To fight off the increasingly popular Snapchat Stories, Instagram launched…Instagram Stories. Now, that copycat strategy appears to have worked.
Last Thursday, Snapchat filed their IPO with a 170-page document. Parent company Snap’s filing features some very interesting information about the company.
Per the filing, Snapchat sports 158 million daily users around the globe for its app alone. However, compare that to 150 million people using Instagram Stories daily. Furthermore, Facebook also reported that 400 million people use Instagram daily.
Snap is also aiming for an IPO valuation of between $20 to $25 billion. Yet, according to Forbes, if the company actually received the $25 billion valuation, investors will pay 62x “trailing sales.” Once again, compare that to Facebook’s current 14x sales. While Snapchat is still growing, this valuation may in fact be exaggerated.
Last year, Snap lost $515 million due to slowing growth. Is Instagram going in for the kill?
Snapchat’s Daily Active Users (DAU) also fell in the final two quarters. In the third quarter, DAU growth fell 7%. In the fourth quarter, DAUs fell flat at just 3.3%. Snap can blame Instagram Stories for the loss.
In August, Instagram rolled out their version (read: clone) of Snapchat Stories, aptly called Instagram Stories. Prior to launch, Snapchat experienced strong DAU growth. In the first quarter, DAU grew 15% and 17% quarter-on-quarter.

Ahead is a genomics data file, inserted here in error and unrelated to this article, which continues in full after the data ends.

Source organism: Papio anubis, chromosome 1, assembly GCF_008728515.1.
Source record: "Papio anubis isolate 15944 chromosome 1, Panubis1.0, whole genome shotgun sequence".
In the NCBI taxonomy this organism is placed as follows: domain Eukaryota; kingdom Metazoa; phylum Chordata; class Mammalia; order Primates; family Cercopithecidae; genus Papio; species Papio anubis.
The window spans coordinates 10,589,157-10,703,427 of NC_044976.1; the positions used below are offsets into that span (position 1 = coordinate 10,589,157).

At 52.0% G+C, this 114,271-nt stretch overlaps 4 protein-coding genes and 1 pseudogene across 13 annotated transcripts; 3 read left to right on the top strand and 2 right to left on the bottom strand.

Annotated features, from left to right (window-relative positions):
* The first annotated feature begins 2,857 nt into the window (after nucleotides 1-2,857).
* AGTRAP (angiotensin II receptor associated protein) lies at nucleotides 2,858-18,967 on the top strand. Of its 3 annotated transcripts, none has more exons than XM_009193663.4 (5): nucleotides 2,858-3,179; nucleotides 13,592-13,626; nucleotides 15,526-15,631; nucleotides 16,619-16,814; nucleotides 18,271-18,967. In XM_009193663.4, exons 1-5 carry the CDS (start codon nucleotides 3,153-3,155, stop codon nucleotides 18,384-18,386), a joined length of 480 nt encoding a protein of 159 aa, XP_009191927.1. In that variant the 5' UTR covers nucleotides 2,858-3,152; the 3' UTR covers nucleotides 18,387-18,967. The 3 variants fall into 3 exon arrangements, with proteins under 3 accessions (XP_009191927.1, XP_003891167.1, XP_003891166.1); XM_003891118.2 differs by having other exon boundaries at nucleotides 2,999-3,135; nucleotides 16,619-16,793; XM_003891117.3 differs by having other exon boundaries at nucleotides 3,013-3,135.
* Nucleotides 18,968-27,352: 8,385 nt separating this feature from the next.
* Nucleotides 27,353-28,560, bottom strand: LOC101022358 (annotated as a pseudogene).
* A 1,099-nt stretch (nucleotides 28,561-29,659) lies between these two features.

Snap didn’t attribute the strong dip to Instagram Stories. The fall in DAU, per Snap, was due to the lack of “product innovation.” In fact, company management frequently references product innovation as the main driver of engagement and user growth. In the IPO filing, management wrote,
“We believe that the flat growth in the early part of the [fourth] quarter was primarily related to accelerated growth in user engagement earlier in the year.”
The company also cited “technical errors” that appeared during product rollouts in the third quarter as inhibiting user growth. Yet, it’s difficult to ignore TechCrunch’s chart analysis.
Snap admits that it “[faces] significant competition in almost every aspect of [its] business both domestically and internationally.” The company also admitted Instagram Stories may be a strong competitor.
“For example, Instagram, a subsidiary of Facebook, recently introduced a “stories” feature that largely mimics our Stories feature and may be directly competitive.”
Forbes ended their analysis of the Snapchat IPO, cautioning investors.
“But I see many more risks to the downside than catalysts to the upside at that kind of price. Why not sit back and watch from the sidelines?”